There is a time in life for almost everything, and of course, a time when we put some joys of our life aside. But when? And do we self-select by incrementally cutting back?
Now, at the age of 73, there are considerations I didn’t concern myself with at the age of 60. I expect the same may be true for you.
This came into focus for me during the week of the Boston Marathon three years ago. I’ve run this race a number of times over the past two decades. During those years, I’ve moved from the 55-59-year age group to the 70-74-year age group.
As I looked at race entries for that year, it became clear that the number of runners in my age group was but a fraction of what it had been 15 years prior. With the oldest female runner registered at age 85, I realized I might not have that many more opportunities to qualify for and run that fantastic race.
Will I self-select and decide I am just too old, or will it be an involuntary decision? What about those other women from my age group 15 years ago? Did they self-select or were there considerations beyond their control? I suspect it was a combination of both.
Pondering all that, I began to explore my thoughts on when we may need to curtail the activities and events we truly enjoy. Will it be a voluntary decision, that we simply no longer enjoy that activity, that we have found something we enjoy more?
Or will it be an involuntary decision based on a number of factors? What could we expect to lose, willingly or unwillingly? How will we deal with that loss when it comes?
So, here are some other areas where we may share these concerns:
Some of us love to get out on the road and drive. It’s been a part of our lives since our mid-teens. Have you already begun self-selecting when you drive or how long you are on the road? Are you still saving time by taking the fastest, most frenetic highway, or do you opt for the more relaxing route?
I have a friend who decided to cut expenses by selling her car and taking public transportation. When she wants to go out in the evening, she calls a taxi, an Uber or a similar service. For her, it was a self-selective and sound economic decision.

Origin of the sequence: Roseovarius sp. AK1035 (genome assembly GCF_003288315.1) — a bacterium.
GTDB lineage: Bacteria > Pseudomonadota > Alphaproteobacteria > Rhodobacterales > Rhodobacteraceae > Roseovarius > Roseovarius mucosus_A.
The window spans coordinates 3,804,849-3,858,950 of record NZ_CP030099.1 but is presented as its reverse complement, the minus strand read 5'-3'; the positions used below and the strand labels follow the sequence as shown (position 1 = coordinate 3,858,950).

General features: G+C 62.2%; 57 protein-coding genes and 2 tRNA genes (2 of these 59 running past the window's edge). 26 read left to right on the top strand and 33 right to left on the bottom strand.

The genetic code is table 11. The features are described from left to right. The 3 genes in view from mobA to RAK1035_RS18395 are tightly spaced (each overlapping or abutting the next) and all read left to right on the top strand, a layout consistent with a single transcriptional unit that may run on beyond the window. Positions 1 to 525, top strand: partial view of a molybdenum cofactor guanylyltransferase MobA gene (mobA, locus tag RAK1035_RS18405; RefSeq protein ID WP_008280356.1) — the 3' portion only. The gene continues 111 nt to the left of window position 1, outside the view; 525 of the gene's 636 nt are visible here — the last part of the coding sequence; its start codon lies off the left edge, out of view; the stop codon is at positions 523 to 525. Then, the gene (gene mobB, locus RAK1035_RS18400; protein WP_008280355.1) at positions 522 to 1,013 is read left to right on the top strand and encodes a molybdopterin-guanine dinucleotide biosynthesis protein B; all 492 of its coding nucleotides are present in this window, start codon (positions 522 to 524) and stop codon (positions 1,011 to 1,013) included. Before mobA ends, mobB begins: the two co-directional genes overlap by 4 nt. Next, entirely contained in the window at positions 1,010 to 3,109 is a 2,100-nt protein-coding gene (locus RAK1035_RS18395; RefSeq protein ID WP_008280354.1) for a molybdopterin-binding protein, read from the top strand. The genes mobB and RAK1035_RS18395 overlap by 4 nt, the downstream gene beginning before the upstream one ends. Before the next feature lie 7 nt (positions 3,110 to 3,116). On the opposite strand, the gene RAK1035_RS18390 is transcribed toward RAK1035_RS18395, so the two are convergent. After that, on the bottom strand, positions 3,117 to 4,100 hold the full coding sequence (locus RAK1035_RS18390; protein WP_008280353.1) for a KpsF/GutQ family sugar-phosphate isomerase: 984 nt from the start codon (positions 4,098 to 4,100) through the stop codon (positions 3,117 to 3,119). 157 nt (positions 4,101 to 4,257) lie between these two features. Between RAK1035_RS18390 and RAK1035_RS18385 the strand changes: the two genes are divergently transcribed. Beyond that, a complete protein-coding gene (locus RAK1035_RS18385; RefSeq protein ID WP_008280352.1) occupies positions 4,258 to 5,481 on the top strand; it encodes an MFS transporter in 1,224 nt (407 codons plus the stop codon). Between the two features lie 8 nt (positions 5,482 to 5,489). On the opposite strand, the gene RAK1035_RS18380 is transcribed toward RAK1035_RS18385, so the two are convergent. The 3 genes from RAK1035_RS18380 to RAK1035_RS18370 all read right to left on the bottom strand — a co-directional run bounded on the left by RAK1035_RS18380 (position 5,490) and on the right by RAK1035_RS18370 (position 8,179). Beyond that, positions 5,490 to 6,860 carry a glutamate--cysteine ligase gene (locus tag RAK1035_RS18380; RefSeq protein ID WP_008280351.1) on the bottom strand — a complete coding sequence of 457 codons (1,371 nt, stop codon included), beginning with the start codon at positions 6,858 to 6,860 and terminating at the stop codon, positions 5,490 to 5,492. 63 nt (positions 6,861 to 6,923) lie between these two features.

Any of you who share the condition referred to as wanderlust know how serious a life change this could be (especially when it’s forced on you). When looking at adventure travel, do you check more closely on the hours of hiking each day or miles on a bike that are expected for a planned excursion?
When choosing your destination, do you question whether you could be in a vulnerable health position in some countries and regions?
The loss of activities I genuinely enjoy is the one with which I personally struggle the most. I sincerely hope that my creative process will find other outlets that I had not considered.
We won’t know until we are there, but I expect to catch up on about 1,000 films that I have yet to view and as many books I have yet to read. And of course, the new generation coming into this world that we all want to meet and enjoy.
When and if our ability and energy preclude us from the enjoyable activities of a lifetime, let’s strive to find new ones.
As for me, I’d love to be that 85-year-old woman running the Boston Marathon, but if that is not to be, let me cheer from the sidelines.
Have you had to face losing or cutting back on activities or enjoyments of life? Was it sudden or was it an incremental change? Which of your favorite activities have you parted with and why? Please share your experience in the comments below.
Tags Getting Older